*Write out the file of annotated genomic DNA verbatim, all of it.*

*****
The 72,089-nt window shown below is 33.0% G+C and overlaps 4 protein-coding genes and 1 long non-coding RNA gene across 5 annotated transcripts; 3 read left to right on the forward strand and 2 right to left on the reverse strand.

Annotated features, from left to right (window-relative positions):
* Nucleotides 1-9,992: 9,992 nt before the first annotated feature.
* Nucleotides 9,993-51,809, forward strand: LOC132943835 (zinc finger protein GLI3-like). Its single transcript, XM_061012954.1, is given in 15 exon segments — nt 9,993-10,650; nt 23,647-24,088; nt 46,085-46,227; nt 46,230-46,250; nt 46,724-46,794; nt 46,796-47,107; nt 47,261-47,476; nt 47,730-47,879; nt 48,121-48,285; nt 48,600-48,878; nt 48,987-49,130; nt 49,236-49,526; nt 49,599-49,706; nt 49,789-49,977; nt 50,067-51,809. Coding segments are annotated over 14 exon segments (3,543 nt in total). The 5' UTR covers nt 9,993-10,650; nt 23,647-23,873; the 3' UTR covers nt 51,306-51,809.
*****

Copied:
The 72,089-nt window shown below is 33.0% G+C and overlaps 4 protein-coding genes and 1 long non-coding RNA gene across 5 annotated transcripts; 3 read left to right on the forward strand and 2 right to left on the reverse strand.

Annotated features, from left to right (window-relative positions):
* Nucleotides 1-9,992: 9,992 nt before the first annotated feature.
* Nucleotides 9,993-51,809, forward strand: LOC132943835 (zinc finger protein GLI3-like). Its single transcript, XM_061012954.1, is given in 15 exon segments — nt 9,993-10,650; nt 23,647-24,088; nt 46,085-46,227; nt 46,230-46,250; nt 46,724-46,794; nt 46,796-47,107; nt 47,261-47,476; nt 47,730-47,879; nt 48,121-48,285; nt 48,600-48,878; nt 48,987-49,130; nt 49,236-49,526; nt 49,599-49,706; nt 49,789-49,977; nt 50,067-51,809. Coding segments are annotated over 14 exon segments (3,543 nt in total). The 5' UTR covers nt 9,993-10,650; nt 23,647-23,873; the 3' UTR covers nt 51,306-51,809.